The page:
This week, Mississippi Today reporters began polling all 122 House members about how they feel about changing the state flag. We placed their responses in at least one of five options: The Legislature should change the flag, the current flag should remain in place, voters should decide the issue, no comment and undecided.

Below is a list of where the 120 current House members stand. Search for specific lawmakers in the top left corner of the chart. Click the arrow at the top right of the chart to flip to the next page of lawmakers. Members without an “X” listed beside their names have not yet been contacted by reporters.

Counts as of Friday afternoon: 42 members want the Legislature to change the flag, two want to keep the current flag, 15 want voters to decide, five provided no comment, and one is undecided. Fifty-five House members have not yet been reached for comment.

The Legislative Black Caucus has endorsed changing the state flag, and caucus leaders in both chambers told Mississippi Today all members support changing the flag. As a result of this, Mississippi Today staff has focused on obtaining the position of non-caucus members, which include white Democrats, Republicans, and Independents.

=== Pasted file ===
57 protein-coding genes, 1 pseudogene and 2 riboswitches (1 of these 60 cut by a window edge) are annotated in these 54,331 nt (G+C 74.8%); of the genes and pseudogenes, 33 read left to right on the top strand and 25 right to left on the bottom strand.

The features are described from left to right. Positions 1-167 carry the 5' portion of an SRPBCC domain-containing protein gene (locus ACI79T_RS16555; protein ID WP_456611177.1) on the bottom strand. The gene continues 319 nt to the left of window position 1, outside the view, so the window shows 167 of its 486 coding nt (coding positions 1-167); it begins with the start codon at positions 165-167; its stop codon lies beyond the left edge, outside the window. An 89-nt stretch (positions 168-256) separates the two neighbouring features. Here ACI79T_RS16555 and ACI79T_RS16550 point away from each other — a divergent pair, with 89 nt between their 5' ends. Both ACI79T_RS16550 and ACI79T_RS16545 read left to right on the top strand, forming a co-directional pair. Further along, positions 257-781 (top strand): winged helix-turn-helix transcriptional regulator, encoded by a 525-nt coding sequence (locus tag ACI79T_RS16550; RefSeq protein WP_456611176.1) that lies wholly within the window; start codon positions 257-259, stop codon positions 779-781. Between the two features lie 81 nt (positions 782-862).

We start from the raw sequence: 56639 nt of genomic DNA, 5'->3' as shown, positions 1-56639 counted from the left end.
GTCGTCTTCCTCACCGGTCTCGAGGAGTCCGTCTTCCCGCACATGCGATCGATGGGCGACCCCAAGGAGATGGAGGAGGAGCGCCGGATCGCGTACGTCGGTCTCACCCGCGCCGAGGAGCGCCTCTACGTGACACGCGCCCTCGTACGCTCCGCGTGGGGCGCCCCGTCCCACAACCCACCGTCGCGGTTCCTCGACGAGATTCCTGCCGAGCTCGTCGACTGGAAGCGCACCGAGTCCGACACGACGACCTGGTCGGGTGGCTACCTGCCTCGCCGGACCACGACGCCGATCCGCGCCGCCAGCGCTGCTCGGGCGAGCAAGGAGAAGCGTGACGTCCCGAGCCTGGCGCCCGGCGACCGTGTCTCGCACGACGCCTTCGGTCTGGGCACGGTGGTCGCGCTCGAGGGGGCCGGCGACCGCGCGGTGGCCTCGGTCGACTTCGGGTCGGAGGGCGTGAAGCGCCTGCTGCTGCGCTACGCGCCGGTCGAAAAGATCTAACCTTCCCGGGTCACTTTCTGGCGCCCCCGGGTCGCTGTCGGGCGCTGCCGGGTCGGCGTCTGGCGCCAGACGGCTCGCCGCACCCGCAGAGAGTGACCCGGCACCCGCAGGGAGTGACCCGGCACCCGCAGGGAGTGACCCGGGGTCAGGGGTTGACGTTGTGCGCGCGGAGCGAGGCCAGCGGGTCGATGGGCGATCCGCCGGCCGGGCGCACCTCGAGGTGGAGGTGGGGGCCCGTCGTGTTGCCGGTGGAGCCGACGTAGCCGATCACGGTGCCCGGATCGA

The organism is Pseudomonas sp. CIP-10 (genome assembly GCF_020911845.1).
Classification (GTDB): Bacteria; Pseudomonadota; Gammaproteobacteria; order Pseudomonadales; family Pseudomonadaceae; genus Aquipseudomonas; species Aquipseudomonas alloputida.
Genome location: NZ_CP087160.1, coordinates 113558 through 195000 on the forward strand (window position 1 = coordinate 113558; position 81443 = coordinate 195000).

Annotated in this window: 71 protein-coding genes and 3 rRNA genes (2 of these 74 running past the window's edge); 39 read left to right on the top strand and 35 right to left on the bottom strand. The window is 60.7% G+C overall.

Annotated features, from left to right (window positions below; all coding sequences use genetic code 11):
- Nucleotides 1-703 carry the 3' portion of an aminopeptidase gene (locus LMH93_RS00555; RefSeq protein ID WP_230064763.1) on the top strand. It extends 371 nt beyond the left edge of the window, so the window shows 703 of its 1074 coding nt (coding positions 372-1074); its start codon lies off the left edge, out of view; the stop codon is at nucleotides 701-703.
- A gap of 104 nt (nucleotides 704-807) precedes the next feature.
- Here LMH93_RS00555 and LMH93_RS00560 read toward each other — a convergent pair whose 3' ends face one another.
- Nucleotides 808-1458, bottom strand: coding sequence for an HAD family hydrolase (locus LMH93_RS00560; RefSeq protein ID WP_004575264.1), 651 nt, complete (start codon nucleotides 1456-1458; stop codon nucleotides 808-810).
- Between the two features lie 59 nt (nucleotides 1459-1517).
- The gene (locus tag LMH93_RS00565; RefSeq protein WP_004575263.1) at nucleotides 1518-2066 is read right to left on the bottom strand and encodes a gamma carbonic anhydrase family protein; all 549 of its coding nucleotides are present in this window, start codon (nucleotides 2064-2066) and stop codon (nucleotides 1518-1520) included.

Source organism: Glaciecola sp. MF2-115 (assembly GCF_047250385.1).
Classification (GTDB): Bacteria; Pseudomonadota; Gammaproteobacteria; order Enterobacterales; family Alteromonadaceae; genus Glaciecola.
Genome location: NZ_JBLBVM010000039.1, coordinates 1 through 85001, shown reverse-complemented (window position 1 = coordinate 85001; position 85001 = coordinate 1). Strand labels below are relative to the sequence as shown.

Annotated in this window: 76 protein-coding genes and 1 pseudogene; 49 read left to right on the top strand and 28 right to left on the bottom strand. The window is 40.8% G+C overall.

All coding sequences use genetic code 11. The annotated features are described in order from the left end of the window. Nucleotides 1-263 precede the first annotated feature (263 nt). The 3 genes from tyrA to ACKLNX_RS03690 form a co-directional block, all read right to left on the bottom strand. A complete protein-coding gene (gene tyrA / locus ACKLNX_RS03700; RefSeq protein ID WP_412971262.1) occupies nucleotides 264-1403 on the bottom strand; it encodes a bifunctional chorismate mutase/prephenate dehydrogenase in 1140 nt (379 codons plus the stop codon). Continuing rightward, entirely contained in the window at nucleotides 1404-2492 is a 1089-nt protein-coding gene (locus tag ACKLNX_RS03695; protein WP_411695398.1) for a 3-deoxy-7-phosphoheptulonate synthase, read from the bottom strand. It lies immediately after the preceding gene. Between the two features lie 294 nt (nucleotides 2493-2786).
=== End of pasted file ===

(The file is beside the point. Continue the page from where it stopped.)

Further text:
This list will be updated continually.

The post Here’s where House members stand on changing the Mississippi state flag appeared first on Mississippi Today.

Scammers having an easier time accessing unemployment benefits than many legitimately jobless Mississippians

A server in Mississippi applies for unemployment after losing her new job at an event venue that closed to prevent the spread of COVID-19. But she works on contract and a botched investigation into her previous employment deems her ineligible for Unemployment Insurance.